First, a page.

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Ombudsman for Children expresses despair at situation facing children in care and lack of investment in Child Law Project

The Ombudsman for Children, Dr Niall Muldoon has today (Monday 8th) expressed his despair at the last volume of case reports published by the Child Law Project. He has also expressed serious concern about the fact that the Child Law Project has not been re-commissioned, and fears that this indicates the shutting down of open communication between the courts and the public in relation to children in care.

Ombudsman for Children, Dr Niall Muldoon said:

“The last volume of case reports published by the Child Law Project once again demonstrates the desperate situation facing so many of these vulnerable children in Ireland today. It is unheard of that judges now have to continuously and repeatedly hold Tusla to account for their failings in their statutory duty to children. It is not only judges that are worried. I have heard from social workers, social care workers and guardian ad litems (GAL) about their real fear for the welfare of these children. The shortage of appropriate placements for children, at all levels (foster, residential and special care) is not a new phenomenon and has, in fact, been flagged since the abolition of High Support Units, by Tusla, in 2016. However, the required funding and human resources have not been progressed due to a combination of Government intransigence and neglect of this sector.

“We have to ask ourselves, how have we fallen so far as a country that we appear unable to provide a highly vulnerable child, in the care of the state, with a safe and stable place to live? A social worker? A trusted adult that they know will care for them?

“We cannot accept any more excuses. What we need is a strong, fully funded, action plan by the State to meet the needs of children in care. Then and then only, can we believe that these children are truly valued.

“Our foster carers and invisible army of kinship carers must be properly recognised and given much more financial and professional support, as we all know that children thrive best in a family environment; and that is needed immediately. There is an urgent need for the Government to formalise kinship care in this country. Children should be supported to stay with their families where possible and relatives need support to make that happen.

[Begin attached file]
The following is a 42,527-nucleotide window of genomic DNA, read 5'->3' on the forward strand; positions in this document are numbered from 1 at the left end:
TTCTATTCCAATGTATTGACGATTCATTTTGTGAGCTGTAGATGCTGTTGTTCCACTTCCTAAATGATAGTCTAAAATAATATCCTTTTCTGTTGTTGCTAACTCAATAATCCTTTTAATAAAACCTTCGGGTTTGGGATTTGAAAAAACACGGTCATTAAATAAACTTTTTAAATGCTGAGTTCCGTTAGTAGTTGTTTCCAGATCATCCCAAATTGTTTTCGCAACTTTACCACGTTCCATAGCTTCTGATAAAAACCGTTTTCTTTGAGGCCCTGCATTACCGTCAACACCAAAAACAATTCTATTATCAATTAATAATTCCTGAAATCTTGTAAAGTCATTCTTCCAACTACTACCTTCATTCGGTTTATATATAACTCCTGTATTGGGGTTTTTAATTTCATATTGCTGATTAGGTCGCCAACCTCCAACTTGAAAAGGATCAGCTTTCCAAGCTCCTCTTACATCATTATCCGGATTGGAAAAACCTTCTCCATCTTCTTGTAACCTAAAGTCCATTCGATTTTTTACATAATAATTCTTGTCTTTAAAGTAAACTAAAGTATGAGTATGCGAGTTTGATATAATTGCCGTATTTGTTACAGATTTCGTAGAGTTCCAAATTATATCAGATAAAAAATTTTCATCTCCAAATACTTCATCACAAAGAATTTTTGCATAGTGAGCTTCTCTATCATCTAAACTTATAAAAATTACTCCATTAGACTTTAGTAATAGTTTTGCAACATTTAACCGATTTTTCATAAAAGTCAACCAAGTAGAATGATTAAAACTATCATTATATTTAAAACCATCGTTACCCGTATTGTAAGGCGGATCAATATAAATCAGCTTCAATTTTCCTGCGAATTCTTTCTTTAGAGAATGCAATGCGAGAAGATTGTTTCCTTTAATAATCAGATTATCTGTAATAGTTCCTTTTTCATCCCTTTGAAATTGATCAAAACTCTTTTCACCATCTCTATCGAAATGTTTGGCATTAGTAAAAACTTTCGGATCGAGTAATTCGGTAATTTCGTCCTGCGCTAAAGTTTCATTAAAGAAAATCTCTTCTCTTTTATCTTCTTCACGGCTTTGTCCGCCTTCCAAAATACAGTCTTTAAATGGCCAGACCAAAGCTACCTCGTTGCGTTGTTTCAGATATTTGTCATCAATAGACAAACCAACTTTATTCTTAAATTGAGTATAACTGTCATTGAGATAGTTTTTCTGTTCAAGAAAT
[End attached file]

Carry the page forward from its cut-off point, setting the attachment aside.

“Also of serious concern to me is the fact that this is the last Child Law Report and the failure of the Department of Children, Equality, Disability, Integration and Youth to tender for this project to continue. This year is the 15th Anniversary of the Ryan report, which exposed the darkest abuse of children in care, and yet this Government is allowing the only agency with authority to publicly report on these cases, to simply quietly dissolve, without any alternative in place. The Department is effectively shutting down the vital open communication between the courts and the public around the issues facing these most vulnerable of children. That cannot be allowed to happen.

“Children in care must be taken seriously by the State and the required resources invested to ensure every child is given the best chance to reach their potential. These children have overcome so much in their short lives and it is our job as the adults to do our very best for them. I also urge Government to keep this vital form of reporting open, by reinvesting in the Child Law Project which has provided an invaluable insight into this system since its inception in 2013, or tendering for a replacement organisation.”